"Another similar species, the booted tricholoma..., can be found mixed with pine mushroom at buying stations in British Columbia (Marty Kranabetter, B.C. Ministry of Forests, and Tyson Ehlers, Tysig Ecological Consultants, pers. comms., 2000)"- BC Journal of Ecosystems and Management Is the booted tricholoma in British Columbia really Japanese matsutake?

A California version of Tricholoma caligatum (sensu Shanks, 1994) grows under conifers from "November to December in northern coastal forests and low elevation montane forests of the Sierra Nevada"; it is extremely bitter. Given its widely different mycorrhizal associations, it may well be a distinct species. I have collected a mild-tasting form of Tricholoma caligatum under spruce and fir in the Rocky Mountains. -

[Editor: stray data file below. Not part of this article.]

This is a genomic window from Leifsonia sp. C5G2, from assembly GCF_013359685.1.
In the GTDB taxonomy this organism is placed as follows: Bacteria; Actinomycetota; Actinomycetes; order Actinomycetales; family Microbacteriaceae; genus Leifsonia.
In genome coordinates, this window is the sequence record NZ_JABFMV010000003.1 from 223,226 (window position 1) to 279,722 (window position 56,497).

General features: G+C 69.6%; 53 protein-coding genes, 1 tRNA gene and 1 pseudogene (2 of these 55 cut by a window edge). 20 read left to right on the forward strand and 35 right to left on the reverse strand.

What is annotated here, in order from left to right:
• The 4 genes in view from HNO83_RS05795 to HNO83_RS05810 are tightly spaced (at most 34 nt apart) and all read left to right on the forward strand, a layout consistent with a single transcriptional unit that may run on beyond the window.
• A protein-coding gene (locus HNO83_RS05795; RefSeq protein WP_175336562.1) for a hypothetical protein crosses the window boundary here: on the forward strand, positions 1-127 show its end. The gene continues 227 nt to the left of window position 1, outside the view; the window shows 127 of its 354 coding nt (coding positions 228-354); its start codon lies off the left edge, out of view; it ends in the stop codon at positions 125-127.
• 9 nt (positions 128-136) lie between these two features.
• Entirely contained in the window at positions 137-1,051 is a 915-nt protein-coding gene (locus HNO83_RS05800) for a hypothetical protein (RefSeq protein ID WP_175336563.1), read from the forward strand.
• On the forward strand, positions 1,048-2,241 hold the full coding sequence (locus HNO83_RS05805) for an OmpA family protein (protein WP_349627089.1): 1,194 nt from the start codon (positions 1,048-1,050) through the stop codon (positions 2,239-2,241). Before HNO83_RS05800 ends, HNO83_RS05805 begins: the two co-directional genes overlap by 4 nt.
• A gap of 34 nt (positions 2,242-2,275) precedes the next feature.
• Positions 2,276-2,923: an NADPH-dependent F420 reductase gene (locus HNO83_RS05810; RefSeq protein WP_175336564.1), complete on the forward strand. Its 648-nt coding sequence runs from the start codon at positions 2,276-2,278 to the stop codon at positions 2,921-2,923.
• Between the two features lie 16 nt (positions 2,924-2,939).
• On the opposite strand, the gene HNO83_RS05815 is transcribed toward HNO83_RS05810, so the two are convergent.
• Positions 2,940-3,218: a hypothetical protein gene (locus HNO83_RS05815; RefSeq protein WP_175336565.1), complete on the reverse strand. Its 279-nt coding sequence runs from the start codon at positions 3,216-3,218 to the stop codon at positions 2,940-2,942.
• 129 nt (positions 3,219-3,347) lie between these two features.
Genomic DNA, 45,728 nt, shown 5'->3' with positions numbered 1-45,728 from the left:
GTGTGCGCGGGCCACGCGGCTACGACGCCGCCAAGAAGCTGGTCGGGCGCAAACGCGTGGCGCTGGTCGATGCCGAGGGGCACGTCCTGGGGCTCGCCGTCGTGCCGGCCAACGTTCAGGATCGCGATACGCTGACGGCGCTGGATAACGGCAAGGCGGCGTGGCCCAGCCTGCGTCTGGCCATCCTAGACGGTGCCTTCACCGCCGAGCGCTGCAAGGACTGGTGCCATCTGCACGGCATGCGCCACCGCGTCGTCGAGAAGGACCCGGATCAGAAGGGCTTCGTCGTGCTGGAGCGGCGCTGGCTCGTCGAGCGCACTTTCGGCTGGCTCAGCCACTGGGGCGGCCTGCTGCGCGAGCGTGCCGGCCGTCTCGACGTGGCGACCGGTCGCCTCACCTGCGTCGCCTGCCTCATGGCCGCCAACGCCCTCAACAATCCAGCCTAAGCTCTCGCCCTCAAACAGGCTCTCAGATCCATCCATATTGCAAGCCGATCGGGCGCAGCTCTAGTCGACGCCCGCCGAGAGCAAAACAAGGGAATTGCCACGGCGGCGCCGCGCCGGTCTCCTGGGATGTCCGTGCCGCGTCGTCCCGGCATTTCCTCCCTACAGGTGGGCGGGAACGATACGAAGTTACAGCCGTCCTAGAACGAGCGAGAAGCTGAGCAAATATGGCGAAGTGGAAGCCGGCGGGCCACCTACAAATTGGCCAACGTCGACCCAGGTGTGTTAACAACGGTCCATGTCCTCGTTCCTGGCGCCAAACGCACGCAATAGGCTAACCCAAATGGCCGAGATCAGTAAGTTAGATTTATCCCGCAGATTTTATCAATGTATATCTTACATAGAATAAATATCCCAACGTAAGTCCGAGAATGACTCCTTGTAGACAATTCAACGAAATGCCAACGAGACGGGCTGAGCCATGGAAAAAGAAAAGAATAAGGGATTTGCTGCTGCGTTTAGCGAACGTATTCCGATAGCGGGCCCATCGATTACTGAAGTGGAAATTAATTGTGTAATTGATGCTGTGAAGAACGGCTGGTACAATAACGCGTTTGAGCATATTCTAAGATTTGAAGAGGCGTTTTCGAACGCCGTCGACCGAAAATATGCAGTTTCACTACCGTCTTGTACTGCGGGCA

"Tricholoma caligatum smells weakly of
matsutakes and indeed is often collected
and eaten as such." - Britt A. Bunyard

"There are more and darker (purplish-brown) fibrils or scales on the cap and stipe of T. caligatum, which is smaller and less robust [than magnivelare]. Its aroma also has a sharper, cinnamon candy (Red Hots) component lacking from the pine mushroom’s musty and spicy smell." -
There are two species, both occure in the Pacific Northwest, Cathathlasma ventricosum (pale grayish cap) and C Imperiale (brown Cap)

No official confirmation it occurs on Vancouver Island
Often tall stature and "ghostly white all over"

Warts can become tan colored when dried out

Usually appears to have a ragged scaly stem with spindle-shaped bulb that is often rooting

Very common

An old specimen can look quite different from a fresh one